Goldsmithing in Florence

Goldsmith worksops on the Ponte Vecchio Florence
Goldsmith worksops on the Ponte Vecchio Florence

Goldsmithing in Florence was first practiced in monasteries and abbeys during the middle age, with the production of sacred objects such as reliquaries, crosses, chalices…

The Republic of Florence introduced its own currency in 1252, the Gold Florin, gaining a significant role in the whole Europe. This led to the development of a successful goldsmithing that culminated during the Renaissance, when it was common for painters and sculptors to start their apprentices in jewelry workshops. Still to day the art of goldsmithing is very dynamic in Florence, in particular on Ponte Vecchio.

One of the first extraordinary example of the art of goldsmithing in Florence is the Treasure that was commissioned in 1366. It was assigned to a range of participants and famous goldsmiths, such as Leonardo di ser Giovanni, Michele di Monte, Tommaso Ghiberti, Matteo di Giovanni, Bernardo Cennini, Antonio del Pollaiolo e Andrea del Verrocchio, worked on the creation of this masterpiece, that required more than 100 years of work. 400 kg of silver and 1050 enabled plates. Today, this unique goldsmithing example is preserved, inside a showcase, in the Treasury Room of the Opera Duomo Museum.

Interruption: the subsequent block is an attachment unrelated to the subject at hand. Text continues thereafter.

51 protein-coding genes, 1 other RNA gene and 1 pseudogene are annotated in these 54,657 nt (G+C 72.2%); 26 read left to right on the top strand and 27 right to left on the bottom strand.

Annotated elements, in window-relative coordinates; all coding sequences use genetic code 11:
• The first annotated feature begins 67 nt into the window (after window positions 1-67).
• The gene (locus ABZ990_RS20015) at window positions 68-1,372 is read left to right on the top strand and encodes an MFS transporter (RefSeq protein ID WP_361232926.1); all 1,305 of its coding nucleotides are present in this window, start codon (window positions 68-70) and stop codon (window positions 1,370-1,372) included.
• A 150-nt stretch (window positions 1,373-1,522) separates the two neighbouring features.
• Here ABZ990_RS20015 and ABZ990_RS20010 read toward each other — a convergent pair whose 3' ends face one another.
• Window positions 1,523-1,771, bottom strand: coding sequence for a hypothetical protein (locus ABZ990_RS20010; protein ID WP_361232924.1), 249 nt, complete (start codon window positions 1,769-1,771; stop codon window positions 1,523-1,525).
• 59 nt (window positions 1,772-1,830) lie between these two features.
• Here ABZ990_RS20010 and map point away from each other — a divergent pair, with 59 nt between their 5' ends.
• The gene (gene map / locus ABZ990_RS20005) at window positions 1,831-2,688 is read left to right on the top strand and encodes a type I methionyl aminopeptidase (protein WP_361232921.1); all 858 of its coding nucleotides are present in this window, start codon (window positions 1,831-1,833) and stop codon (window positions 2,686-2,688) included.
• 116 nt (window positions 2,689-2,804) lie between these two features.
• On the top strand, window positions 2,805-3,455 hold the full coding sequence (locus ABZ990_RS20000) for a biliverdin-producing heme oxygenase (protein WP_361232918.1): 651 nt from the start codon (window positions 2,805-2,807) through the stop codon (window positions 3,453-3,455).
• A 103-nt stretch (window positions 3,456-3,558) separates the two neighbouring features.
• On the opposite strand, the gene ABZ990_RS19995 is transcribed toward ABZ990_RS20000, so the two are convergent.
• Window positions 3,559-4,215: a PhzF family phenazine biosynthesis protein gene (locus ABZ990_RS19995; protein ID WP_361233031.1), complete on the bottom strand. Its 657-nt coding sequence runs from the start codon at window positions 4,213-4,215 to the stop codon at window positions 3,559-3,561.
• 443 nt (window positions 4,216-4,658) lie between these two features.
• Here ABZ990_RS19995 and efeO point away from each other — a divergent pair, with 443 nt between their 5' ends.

Goldsmith's masterpiece The Treasure Museo del Opera del Duomo Florence
Goldsmith’s masterpiece The Treasure Museo del Opera del Duomo Florence

Later on, during the 15th and 16th century, many of the sculptors, artists and architects of the Renaissance often had their initial training in goldsmith studios. Brunelleschi, Donatello, Ghiberti, Botticelli and Verocchio (Leonardo da Vinci’s master) are just a handful of the many who began as goldsmiths before creating the Renaissance’s greatest buildings and most memorable sculptures and paintings. In 1565, Benvenuto Cellini, the sculptor of the “Perseus and the head of Medusa” on Piazza della Signoria, wrote his autobiography, in which he describes techniques, tools and materials used at that time, a book still used by many jewelry artisans today.

Benvenuto Cellini Perseus and Medusa Florence
Benvenuto Cellini Perseus and Medusa Florence

At the end of the 16th century Under Gran Duke Francesco 1er, the goldsmithing workshops were opened in the Uffizzi, but it is in 1593 that his successor Ferdinando 1er ordered the Ponte Vecchio to be entirely devoted to gold shops and laboratories In the 19th century a little fountain with the bust of Benvenuto Cellini by the sculptor Raffaello Romanelli was placed on the terrace in the middle of the bridge. Still today, Italy, and Tuscany is one of the top designers and producers of fine gold jewelry in the world.

Staying in Palazzo Larderel, you will be able to discover and admire the past and current talented artisan goldsmiths in Florence.

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